Hesburgh lecturer says liturgy needs to be used to its fullest potential

Hesburgh lecturer says liturgy needs to be used to its fullest potential

Hesburgh lecturer says liturgy needs to be used to its fullest potentialGREENVILLE—The liturgy is what really touches people’s lives, but it isn’t always used to its fullest potential, Father Michael Driscoll said. He spoke to a group of about 40 at Furman University on the impact of good liturgy, which he said brings out all of the church’s rituals and symbols and applies them in a more meaningful manner.

Father Driscoll, founding director of the University of Notre Dame’s master of sacred music program, delivered the 2010 Hesburgh Lecture at Furman’s Daniel Chapel.

He said the liturgy should assume the feel of a performative art.

“Liturgy is an art which uses the other art forms,” he said. “The liturgy is an artful activity.”

He described it as more than words on a page.

“If I show you a liturgical book, that is not liturgy,” he said, adding that it requires participation. “Otherwise, it’s simply a text, like musical notes on a page.”

Treating liturgy as an art form has limitations that need to be overlooked, Father Driscoll said. While appreciation for the arts can be very subjective, that mindset doesn’t work with liturgy.

“You have to love the sound that’s coming from what at times can be an out-of-tune congregation,” he said.

Father Driscoll also spoke briefly on the Eucharist and its link to social justice. He wrote a piece on the topic five years ago that appeared in America magazine.

In the article, he said the closing rites of the liturgy are meant to provide a sense of being missioned, but that in their current form it is overly spare. He wrote that announcements that come at the end of liturgy are “perfunctory at best and superfluous at worst, particularly when there is a printed bulletin.”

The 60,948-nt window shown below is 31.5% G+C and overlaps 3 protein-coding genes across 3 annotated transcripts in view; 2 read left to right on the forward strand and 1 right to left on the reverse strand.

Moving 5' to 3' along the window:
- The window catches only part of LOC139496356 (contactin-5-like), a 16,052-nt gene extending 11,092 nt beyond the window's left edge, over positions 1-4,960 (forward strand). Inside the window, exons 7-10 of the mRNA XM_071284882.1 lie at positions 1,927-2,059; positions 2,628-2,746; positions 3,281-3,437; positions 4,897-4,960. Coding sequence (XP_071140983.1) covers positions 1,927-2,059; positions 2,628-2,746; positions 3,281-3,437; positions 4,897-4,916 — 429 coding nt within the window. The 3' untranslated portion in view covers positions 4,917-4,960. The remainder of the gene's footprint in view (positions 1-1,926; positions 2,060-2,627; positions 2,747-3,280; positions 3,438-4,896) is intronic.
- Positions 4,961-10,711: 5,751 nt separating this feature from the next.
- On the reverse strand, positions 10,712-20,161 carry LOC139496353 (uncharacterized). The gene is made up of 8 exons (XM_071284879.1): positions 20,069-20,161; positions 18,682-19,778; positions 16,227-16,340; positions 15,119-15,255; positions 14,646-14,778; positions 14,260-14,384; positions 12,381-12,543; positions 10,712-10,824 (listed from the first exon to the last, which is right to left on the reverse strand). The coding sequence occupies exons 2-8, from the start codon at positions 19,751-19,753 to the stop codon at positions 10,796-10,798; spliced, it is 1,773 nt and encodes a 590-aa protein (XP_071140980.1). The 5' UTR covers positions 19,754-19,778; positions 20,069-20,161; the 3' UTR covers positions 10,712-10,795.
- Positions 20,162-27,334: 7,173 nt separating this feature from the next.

If crafted carefully, he stated, “announcements can be a ritual tool that proclaims to the parish and the world at large how this group of Christians … is living out the mission to which they are called in baptism and nourished in the Eucharist.”

Father Driscoll told the Furman audience that the three Amens given in response from the church assembly need to be more full-bodied and authentic, and that the closing or recessional song should either be discontinued or changed to better emphasize mission.

Father Driscoll is currently an associate professor of theology at Notre Dame. He was recently elected an officer and president-elect of the Catholic Academy of Liturgy, an organization of Catholic professionals from the United States and Canada who are trained in the disciplines of liturgy, music and related studies.

A priest from the diocese of Helena, Mont., Father Driscoll has worked as choir director of the Helena Cathedral and as a liturgical consultant throughout the country.

He directs the undergraduate minor in liturgical music ministry at Notre Dame and the university’s annual Summer Song program for the renewal of pastoral musicians. Also, he is an adviser to the Bishops’ Committee on the Liturgy, which is a standing committee of the U.S. Conference of Catholic Bishops.

The Office of the Chaplain at Furman and the Notre Dame Club of the Western Carolinas sponsored the event.

The Hesburgh Lecture is named in honor of Father Theodore Hesburgh, president emeritus of Notre Dame.